Asked on Sunday about whether captives had been wired with explosives, he declined comment. Kenyatta said all the gunmen were in one place. But a Kenyan soldier told reporters near the mall on Monday that the assailants and hostages were dispersed.
“They’re in the cinema hall, with hostages. There are other terrorists in different parts,” the soldier said. “They are on the upper floors, the third and fourth floors.”
Previously, officials had indicated that the militants may have been grouped in a supermarket on the lower floors.
The president, who lost a nephew in Saturday’s killing, vowed to hold firm in the “war on terror” in Somalia and said, cautiously, that Kenyan forces could end the siege.
“I assure Kenyans that we have as good a chance to successfully neutralize the terrorists as we can hope for,” he said. “We will punish the masterminds swiftly and painfully.”
It was unclear who the assailants were. Al Shabaab – the name means “The Lads” in Arabic – has thousands of Somali fighters but has also attracted foreigners to fight Western and African Union efforts to establish a stable government.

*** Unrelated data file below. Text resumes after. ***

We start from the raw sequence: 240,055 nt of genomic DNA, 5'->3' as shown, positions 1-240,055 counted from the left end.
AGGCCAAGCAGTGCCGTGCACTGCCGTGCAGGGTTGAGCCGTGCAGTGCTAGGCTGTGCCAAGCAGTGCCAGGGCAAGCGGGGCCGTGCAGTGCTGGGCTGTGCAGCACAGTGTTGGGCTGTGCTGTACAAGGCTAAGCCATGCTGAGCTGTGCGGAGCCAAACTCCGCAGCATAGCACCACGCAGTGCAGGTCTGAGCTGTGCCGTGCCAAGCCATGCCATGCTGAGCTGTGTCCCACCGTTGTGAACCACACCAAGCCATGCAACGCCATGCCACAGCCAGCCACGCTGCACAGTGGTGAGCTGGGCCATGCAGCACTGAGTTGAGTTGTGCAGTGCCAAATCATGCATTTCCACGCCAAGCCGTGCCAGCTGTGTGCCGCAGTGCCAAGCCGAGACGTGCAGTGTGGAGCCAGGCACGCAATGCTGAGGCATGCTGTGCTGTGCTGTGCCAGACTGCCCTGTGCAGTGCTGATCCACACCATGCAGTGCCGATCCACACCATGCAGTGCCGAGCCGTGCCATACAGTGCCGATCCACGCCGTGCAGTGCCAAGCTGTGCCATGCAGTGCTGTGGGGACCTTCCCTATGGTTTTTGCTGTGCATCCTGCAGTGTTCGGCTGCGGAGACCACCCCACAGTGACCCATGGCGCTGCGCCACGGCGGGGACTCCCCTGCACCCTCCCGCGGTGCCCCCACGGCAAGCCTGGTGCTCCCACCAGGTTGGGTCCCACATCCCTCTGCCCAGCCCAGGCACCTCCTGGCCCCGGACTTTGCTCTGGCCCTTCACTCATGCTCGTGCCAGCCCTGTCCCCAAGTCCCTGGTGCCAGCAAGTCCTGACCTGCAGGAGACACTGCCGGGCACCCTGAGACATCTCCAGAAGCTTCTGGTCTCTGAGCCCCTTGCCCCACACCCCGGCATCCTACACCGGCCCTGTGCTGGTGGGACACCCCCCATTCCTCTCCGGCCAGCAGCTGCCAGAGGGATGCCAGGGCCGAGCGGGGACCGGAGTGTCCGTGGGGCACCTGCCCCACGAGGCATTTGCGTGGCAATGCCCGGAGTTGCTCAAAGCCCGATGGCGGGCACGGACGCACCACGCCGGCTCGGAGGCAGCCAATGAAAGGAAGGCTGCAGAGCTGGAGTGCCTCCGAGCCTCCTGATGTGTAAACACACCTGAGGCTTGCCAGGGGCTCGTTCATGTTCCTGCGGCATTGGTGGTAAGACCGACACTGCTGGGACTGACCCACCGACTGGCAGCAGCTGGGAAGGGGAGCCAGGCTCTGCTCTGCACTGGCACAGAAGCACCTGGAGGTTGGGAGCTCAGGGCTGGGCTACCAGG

A London man, Jermaine Grant, faces trial in Kenya for possession of explosives. Police suspect an al Shabaab plot to attack restaurants and hotels used by Westerners and have been hunting for another Briton, Samantha Lewthwaite, the widow of a suicide bomber who took part in the London 7/7 attacks of 2005.
Some British newspapers speculated on the role the “White Widow” might have played at Westgate. The term “black widow” has been used by Chechen militants in Russia for women taking part in bombings and assaults after the deaths of their husbands.
British Prime Minister David Cameron, confirming that at least three Britons were already among the dead, said: “We should prepare ourselves for further bad news.”
U.S. President Barack Obama called Kenyatta to offer condolences and support. Israel, whose citizens own stores in the Israeli-built mall and have been targeted by Islamists in Kenya before, said Israeli experts were also helping.
As well as Kenyans, foreigners including a French mother and daughter and two diplomats, from Canada and Ghana, were killed. Ghanaian Kofi Awoonor was a renowned poet. Other victims came from China and the Netherlands. Five Americans were wounded.
Kenya’s president, son of post-colonial leader Jomo Kenyatta, is facing his first major security challenge since being elected in March. The crisis might have an impact on his troubles with the International Criminal Court at The Hague.
Judges there let his vice president, William Ruto, fly home for a week, suspending a trial on Monday in which Ruto is charged with crimes against humanity for allegedly coordinating violence after an election in 2007. Kenyatta is due to face trial on similar charges later this year.